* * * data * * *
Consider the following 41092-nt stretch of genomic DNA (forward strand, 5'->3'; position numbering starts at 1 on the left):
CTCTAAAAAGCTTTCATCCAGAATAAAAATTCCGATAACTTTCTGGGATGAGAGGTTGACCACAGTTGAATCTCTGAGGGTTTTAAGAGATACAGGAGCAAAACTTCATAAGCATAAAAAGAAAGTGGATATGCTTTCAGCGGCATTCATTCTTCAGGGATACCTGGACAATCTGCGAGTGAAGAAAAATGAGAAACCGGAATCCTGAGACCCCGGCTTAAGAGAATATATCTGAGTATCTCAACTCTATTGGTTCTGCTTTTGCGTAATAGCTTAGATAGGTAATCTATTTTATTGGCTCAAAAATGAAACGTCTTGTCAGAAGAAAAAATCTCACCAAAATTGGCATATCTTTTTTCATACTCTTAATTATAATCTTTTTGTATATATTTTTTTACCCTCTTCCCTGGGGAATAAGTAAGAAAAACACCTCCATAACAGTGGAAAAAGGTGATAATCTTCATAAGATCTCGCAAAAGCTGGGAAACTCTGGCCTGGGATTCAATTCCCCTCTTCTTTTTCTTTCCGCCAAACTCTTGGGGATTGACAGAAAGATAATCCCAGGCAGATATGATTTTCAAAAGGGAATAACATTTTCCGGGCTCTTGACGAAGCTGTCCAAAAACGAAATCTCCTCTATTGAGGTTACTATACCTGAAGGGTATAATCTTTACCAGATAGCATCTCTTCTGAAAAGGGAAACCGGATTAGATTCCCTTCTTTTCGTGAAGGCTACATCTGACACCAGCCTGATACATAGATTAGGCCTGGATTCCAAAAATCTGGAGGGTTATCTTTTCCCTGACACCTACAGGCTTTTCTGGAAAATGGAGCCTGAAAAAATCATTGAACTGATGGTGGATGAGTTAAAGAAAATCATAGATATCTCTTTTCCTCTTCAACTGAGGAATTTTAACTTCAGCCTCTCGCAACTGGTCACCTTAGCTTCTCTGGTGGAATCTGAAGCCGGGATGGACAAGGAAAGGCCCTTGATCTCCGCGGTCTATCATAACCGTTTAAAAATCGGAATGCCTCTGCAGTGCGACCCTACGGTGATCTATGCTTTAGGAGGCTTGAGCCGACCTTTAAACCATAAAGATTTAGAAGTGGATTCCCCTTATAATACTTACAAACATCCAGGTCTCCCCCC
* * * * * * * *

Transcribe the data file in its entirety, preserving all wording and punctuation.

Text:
Consider the following 41092-nt stretch of genomic DNA (forward strand, 5'->3'; position numbering starts at 1 on the left):
CTCTAAAAAGCTTTCATCCAGAATAAAAATTCCGATAACTTTCTGGGATGAGAGGTTGACCACAGTTGAATCTCTGAGGGTTTTAAGAGATACAGGAGCAAAACTTCATAAGCATAAAAAGAAAGTGGATATGCTTTCAGCGGCATTCATTCTTCAGGGATACCTGGACAATCTGCGAGTGAAGAAAAATGAGAAACCGGAATCCTGAGACCCCGGCTTAAGAGAATATATCTGAGTATCTCAACTCTATTGGTTCTGCTTTTGCGTAATAGCTTAGATAGGTAATCTATTTTATTGGCTCAAAAATGAAACGTCTTGTCAGAAGAAAAAATCTCACCAAAATTGGCATATCTTTTTTCATACTCTTAATTATAATCTTTTTGTATATATTTTTTTACCCTCTTCCCTGGGGAATAAGTAAGAAAAACACCTCCATAACAGTGGAAAAAGGTGATAATCTTCATAAGATCTCGCAAAAGCTGGGAAACTCTGGCCTGGGATTCAATTCCCCTCTTCTTTTTCTTTCCGCCAAACTCTTGGGGATTGACAGAAAGATAATCCCAGGCAGATATGATTTTCAAAAGGGAATAACATTTTCCGGGCTCTTGACGAAGCTGTCCAAAAACGAAATCTCCTCTATTGAGGTTACTATACCTGAAGGGTATAATCTTTACCAGATAGCATCTCTTCTGAAAAGGGAAACCGGATTAGATTCCCTTCTTTTCGTGAAGGCTACATCTGACACCAGCCTGATACATAGATTAGGCCTGGATTCCAAAAATCTGGAGGGTTATCTTTTCCCTGACACCTACAGGCTTTTCTGGAAAATGGAGCCTGAAAAAATCATTGAACTGATGGTGGATGAGTTAAAGAAAATCATAGATATCTCTTTTCCTCTTCAACTGAGGAATTTTAACTTCAGCCTCTCGCAACTGGTCACCTTAGCTTCTCTGGTGGAATCTGAAGCCGGGATGGACAAGGAAAGGCCCTTGATCTCCGCGGTCTATCATAACCGTTTAAAAATCGGAATGCCTCTGCAGTGCGACCCTACGGTGATCTATGCTTTAGGAGGCTTGAGCCGACCTTTAAACCATAAAGATTTAGAAGTGGATTCCCCTTATAATACTTACAAACATCCAGGTCTCCCCCC